Advertisement

http://insurancethoughtleadership.com/wp-content/uploads/2014/04/bg-h1.png

Facebooktwitterredditpinterestlinkedinmail

November 11, 2019

10 Steps to Successful Insurance Program

Summary:

Spinning up an insurance program is a lot like baking a cake. This post introduces the 10 steps to creating a successful program.

Photo Courtesy of Pexels

This is the first in a series of posts in which CJ Lotter, a 15-year industry veteran, shares lessons learned in the form of guidance to MGAs on the steps required to build a successful program.

Creating a successful insurance program requires the execution of 10 essential steps that take advantage of market conditions, skills, partnerships and technologies.

Spinning up an insurance program is a lot like baking a cake. A good cake requires the right ingredients, the right amount of time to bake and meticulous crafting to ensure it looks and tastes great. Creating an insurance program is similar. It takes a combination of ripe market conditions, the right amount of time to grow and the skills to execute. In this post, we introduce the 10 steps to creating a successful program.

1. Size the Market

Prior to starting any program, it’s important to size the entire market. How many companies make up the market? How much premium is floating around your target market segment? How many agencies serve this segment? Spare no expense to gather the most current and accurate data you can find. And tap underwriting experts to find adjacent markets you may be able to enter quickly.

2. Analyze the Competitive Environment

Scan the competitive landscape to determine how easily you can enter the market. How is the market segment being served today? What kind of programs are already in the space? What other MGAs serve this market? To continue making a viable case for your program, you need to ensure there’s enough space for your solution. Ideally, you want to compete against an old school company that can’t rapidly adjust.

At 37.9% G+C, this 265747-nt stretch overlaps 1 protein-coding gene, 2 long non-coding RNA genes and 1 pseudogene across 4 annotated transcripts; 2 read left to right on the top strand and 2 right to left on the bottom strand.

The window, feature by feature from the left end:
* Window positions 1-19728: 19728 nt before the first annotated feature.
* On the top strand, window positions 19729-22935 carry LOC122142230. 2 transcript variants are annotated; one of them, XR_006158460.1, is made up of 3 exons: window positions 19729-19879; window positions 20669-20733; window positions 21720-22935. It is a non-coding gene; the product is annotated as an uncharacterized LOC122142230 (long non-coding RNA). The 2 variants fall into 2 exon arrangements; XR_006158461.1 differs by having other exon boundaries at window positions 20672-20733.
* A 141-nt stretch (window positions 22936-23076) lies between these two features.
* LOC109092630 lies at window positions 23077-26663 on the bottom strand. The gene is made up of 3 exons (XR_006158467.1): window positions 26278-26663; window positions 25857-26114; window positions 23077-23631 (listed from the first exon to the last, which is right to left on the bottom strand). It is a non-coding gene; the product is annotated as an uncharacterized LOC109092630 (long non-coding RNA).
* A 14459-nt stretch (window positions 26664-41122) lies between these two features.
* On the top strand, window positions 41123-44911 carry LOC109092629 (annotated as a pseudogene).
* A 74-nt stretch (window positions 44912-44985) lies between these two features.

See also: Insurance Innovation’s Growth Challenge  

3. Profile the Industry’s Characteristics

Establishing the industry’s characteristics is much like Step One but at a much more granular level. Analyze the perceived threats and challenges. Examine as many dimensions as you can. How will the economy affect this market? Is climate change a key a factor? Is technology a potential catalyst for disruption? You’re looking for clues that suggest an industry with unique needs. You don’t want to create an insurance program for a commodity that is easy to insure. This would only lead to competition on price rather than service.

4. Spot and Attack ‘Perceived Distress’

Good, profitable programs are generally made up of difficult-to-insure business challenges. Ideally, you are looking for a distressed industry to serve, specifically a distressed class code. Perceived distress is the key here. Perceived distress essentially boils down to a gap in the insurance offerings available to your market that can be exploited by technology, underwriting advantage or better customer service.

5. Assemble Relevant Expertise

Identifying a strategic direction for your program establishes your road map. You hope you can bolster that through agency expertise. Your analysis of industry characteristics will give you the background you need to staff your program through internal or external hires. Assigning or hiring the right expertise can make or break a program. Ideally, you want underwriters with direct experience in the industry you are targeting.